I’ve been delighted to discover that the topic of goodness is far more popular than I expected in our supposedly cynical society. I’ve now taken to carrying an audio recorder with me because whenever I tell someone what I’m doing, they immediately start talking about their take on goodness. I’ll begin posting these tiny conversations as soon as I get transcriptions completed.
Meanwhile, I’m in the process of negotiating times and dates to interview a Zen master and senior Zen teacher and a poet laureate on the topic of goodness.
Finally, a delightful exchange on Facebook prompted my good friend Mary Beth Cavert to post a quote from The book The Solitary Summer by British novelist Elizabeth von Arnim. Beth is an expert on Canadian author Lucy Maud Montgomery, best known for Anne of Green Gables, and she came across this quote while researching a new paper on Montgomery. This quote was published in 1899. Think about that for a minute. That’s 111 years ago, and yet the sentiments seem very 21st century, even if the wording isn’t.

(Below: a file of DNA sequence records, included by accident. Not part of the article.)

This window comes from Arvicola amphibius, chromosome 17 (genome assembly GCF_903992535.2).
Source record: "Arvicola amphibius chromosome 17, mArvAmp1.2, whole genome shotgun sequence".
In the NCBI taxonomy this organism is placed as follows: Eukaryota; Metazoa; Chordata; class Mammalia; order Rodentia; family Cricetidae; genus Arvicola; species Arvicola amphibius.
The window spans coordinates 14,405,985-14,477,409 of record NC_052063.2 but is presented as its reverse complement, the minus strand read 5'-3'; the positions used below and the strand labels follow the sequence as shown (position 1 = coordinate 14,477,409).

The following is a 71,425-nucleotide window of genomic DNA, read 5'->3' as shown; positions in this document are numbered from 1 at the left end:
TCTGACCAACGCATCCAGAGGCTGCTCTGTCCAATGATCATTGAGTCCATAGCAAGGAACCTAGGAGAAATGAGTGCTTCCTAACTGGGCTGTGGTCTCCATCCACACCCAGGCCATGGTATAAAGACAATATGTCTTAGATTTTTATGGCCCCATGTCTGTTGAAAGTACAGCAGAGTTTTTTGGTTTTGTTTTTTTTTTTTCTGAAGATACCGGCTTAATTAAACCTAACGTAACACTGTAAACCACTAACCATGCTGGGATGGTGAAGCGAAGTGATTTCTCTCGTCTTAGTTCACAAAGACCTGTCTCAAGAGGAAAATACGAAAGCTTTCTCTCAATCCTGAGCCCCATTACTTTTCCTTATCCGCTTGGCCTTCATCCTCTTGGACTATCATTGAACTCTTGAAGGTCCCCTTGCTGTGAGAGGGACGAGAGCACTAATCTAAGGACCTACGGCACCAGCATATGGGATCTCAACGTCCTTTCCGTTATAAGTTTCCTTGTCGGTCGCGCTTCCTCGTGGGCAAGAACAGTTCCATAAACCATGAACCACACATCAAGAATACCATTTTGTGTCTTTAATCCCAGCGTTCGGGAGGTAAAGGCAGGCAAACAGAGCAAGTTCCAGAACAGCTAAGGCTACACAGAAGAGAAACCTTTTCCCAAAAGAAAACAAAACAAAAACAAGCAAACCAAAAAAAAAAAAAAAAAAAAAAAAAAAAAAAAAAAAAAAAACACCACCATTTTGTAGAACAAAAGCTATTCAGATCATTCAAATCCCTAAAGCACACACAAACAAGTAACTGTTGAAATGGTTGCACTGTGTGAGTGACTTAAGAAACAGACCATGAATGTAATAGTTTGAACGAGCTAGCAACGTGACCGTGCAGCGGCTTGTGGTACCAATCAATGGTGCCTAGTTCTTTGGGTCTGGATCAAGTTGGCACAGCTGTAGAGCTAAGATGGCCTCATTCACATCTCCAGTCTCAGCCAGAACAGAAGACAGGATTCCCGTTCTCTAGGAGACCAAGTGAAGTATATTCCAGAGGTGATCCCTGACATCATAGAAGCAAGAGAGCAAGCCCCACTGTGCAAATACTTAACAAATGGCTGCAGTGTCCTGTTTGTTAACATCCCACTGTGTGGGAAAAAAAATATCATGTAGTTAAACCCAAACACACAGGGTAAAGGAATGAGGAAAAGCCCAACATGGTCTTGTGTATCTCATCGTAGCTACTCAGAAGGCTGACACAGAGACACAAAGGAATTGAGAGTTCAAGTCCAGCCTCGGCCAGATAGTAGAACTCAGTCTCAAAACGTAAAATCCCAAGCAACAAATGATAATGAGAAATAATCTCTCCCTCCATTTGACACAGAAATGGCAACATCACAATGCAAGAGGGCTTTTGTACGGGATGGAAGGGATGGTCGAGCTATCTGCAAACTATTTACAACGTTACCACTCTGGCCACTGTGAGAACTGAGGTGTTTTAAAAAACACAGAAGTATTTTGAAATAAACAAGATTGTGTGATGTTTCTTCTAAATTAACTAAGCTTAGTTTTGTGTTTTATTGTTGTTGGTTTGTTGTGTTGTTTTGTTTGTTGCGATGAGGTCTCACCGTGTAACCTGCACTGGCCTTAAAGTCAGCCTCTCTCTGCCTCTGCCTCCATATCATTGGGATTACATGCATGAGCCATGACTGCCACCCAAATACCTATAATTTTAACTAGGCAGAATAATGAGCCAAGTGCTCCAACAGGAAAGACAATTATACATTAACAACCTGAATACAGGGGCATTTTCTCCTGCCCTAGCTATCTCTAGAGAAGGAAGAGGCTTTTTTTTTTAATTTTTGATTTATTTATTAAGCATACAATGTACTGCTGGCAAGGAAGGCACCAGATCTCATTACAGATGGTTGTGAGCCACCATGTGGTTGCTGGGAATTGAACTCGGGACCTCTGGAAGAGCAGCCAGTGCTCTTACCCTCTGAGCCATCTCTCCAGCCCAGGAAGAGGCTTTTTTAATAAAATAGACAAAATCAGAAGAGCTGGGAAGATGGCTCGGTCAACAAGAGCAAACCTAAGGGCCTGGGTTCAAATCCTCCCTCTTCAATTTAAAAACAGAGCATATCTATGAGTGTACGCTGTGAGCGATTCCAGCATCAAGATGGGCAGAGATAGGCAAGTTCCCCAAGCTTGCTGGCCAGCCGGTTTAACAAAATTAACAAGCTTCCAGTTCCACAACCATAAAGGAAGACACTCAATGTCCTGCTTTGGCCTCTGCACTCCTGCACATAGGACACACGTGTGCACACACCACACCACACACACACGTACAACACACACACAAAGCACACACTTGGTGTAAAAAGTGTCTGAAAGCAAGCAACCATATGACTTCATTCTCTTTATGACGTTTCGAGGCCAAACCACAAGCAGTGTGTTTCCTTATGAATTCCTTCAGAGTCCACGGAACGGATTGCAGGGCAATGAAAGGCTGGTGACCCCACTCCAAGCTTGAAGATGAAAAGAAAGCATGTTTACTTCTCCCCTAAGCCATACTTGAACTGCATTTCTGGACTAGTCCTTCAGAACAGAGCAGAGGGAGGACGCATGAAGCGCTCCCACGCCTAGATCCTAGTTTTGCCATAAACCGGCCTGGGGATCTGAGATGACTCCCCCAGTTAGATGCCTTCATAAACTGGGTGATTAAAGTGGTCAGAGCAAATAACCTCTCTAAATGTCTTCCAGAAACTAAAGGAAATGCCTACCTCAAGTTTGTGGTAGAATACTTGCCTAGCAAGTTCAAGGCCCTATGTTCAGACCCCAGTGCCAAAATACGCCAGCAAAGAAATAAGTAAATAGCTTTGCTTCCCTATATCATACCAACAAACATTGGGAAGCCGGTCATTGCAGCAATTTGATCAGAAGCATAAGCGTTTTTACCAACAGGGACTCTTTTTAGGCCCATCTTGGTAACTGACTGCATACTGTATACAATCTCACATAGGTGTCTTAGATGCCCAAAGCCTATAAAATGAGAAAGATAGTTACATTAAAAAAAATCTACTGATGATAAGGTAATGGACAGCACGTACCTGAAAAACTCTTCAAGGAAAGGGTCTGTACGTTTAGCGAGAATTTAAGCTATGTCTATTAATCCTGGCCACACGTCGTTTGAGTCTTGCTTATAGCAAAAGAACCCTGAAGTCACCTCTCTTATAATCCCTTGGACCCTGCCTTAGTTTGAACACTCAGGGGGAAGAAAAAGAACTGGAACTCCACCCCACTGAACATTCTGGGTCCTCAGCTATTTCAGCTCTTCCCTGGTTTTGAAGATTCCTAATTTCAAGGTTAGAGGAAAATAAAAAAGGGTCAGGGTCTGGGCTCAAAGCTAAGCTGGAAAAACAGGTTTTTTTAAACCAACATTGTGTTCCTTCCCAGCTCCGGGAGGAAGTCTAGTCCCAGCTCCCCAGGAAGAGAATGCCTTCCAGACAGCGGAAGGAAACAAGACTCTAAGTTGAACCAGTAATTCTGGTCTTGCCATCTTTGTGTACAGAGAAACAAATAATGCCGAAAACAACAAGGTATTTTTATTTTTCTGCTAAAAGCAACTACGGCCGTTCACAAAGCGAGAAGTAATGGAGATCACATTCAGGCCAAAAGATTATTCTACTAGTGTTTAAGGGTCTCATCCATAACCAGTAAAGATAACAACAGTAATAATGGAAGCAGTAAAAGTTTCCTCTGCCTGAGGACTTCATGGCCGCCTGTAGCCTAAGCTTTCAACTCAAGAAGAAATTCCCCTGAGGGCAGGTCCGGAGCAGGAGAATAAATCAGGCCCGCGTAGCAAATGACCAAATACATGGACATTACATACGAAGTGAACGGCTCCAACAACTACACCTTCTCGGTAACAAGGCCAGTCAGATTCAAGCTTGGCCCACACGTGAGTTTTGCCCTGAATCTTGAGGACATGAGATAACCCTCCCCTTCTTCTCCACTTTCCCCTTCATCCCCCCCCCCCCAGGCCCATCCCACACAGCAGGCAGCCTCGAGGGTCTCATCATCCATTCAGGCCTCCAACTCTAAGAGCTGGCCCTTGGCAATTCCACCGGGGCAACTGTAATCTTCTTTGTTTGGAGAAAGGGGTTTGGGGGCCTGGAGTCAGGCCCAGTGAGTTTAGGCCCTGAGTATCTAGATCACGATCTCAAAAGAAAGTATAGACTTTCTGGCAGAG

If one believed in angels one would feel that they must love us best when we are asleep and cannot hurt each other; and what a mercy it is that once every twenty four hours we are too utterly weary to go on being unkind. The doors shut, and the lights go out, and the sharpest tongue is silent, and all … See Moreof us, scolder and scolded, happy and unhappy, master and slave, judge and culprit, are children again, tired, and hushed, and helpless, and forgiven. And see the blessedness of sleep, that sends us back for a space to our early innocence. Are not our first impulses on waking always good? Do we not all know how in times of wretchedness our first thoughts after the night’s sleep are happy? We have been dreaming that we are happy, and we wake with a smile, and stare still smiling for a moment at our stoney griefs before with a stab we recognize them.